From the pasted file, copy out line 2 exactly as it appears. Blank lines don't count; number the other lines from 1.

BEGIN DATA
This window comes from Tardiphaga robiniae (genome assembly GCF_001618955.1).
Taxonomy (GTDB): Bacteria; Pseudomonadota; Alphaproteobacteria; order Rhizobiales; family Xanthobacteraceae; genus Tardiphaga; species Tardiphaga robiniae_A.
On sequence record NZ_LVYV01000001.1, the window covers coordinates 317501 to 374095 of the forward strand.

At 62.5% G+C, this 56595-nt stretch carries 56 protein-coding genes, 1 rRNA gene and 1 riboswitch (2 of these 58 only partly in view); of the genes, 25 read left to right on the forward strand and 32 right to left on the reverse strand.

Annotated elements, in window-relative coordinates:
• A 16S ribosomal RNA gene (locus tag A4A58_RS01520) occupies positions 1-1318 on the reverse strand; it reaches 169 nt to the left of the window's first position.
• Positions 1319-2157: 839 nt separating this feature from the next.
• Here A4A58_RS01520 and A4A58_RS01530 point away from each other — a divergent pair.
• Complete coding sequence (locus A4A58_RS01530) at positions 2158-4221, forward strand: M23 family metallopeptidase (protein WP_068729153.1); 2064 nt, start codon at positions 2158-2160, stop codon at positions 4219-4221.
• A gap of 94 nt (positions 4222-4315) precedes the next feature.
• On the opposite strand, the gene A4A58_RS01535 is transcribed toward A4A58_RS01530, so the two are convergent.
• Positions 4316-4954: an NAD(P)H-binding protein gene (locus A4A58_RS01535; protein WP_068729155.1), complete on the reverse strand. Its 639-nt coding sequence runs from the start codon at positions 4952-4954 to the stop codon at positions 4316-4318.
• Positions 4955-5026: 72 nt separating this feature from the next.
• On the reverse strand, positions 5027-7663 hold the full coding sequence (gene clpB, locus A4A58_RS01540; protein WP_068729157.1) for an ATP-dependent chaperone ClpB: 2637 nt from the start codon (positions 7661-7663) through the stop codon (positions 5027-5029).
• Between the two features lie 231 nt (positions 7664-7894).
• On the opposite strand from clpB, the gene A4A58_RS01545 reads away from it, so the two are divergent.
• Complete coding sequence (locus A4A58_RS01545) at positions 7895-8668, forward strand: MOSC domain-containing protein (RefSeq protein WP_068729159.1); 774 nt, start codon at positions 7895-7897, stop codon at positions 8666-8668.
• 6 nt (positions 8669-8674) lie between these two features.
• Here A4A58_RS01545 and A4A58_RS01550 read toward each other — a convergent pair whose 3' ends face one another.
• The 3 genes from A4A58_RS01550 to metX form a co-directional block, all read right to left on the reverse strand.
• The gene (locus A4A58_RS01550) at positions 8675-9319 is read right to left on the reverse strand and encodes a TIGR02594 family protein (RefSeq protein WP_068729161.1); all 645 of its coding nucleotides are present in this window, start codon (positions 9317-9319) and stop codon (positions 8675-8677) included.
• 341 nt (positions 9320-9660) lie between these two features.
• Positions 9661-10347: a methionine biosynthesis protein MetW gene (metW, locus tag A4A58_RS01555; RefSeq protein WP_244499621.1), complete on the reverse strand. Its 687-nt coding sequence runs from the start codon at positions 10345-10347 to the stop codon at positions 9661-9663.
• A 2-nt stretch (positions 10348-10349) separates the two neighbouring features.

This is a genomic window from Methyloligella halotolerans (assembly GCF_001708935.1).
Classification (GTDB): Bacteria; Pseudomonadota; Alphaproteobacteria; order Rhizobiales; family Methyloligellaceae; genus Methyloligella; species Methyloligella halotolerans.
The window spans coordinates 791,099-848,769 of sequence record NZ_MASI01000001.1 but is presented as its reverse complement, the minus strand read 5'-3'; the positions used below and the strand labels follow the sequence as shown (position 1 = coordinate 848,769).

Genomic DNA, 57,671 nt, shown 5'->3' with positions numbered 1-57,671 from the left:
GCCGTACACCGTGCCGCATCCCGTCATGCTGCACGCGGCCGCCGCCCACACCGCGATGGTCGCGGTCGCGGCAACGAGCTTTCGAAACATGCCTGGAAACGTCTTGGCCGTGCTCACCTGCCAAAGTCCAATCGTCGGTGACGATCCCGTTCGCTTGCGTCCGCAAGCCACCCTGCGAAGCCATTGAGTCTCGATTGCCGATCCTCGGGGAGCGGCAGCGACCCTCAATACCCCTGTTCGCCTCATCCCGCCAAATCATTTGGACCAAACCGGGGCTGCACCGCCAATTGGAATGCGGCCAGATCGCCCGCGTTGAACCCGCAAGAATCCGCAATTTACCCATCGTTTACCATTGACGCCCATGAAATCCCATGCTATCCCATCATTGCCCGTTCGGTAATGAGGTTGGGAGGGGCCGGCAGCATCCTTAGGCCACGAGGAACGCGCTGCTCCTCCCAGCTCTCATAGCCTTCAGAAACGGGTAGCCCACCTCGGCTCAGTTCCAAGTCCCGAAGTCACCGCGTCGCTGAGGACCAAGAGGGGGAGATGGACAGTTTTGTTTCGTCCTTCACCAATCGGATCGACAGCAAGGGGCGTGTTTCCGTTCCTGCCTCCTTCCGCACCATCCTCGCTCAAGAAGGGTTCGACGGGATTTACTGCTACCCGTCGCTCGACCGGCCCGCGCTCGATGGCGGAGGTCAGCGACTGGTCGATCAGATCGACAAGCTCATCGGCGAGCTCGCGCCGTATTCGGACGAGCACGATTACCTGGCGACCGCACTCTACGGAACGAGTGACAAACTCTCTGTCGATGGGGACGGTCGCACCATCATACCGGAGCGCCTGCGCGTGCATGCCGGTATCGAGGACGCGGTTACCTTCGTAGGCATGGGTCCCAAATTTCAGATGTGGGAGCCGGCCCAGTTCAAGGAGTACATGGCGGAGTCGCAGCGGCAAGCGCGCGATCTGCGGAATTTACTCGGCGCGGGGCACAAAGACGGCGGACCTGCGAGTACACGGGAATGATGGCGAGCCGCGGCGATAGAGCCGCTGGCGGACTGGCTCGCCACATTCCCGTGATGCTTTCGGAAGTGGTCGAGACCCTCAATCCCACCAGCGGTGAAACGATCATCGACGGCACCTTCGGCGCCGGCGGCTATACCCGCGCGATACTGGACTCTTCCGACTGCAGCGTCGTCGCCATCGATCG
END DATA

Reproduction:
Taxonomy (GTDB): Bacteria; Pseudomonadota; Alphaproteobacteria; order Rhizobiales; family Xanthobacteraceae; genus Tardiphaga; species Tardiphaga robiniae_A.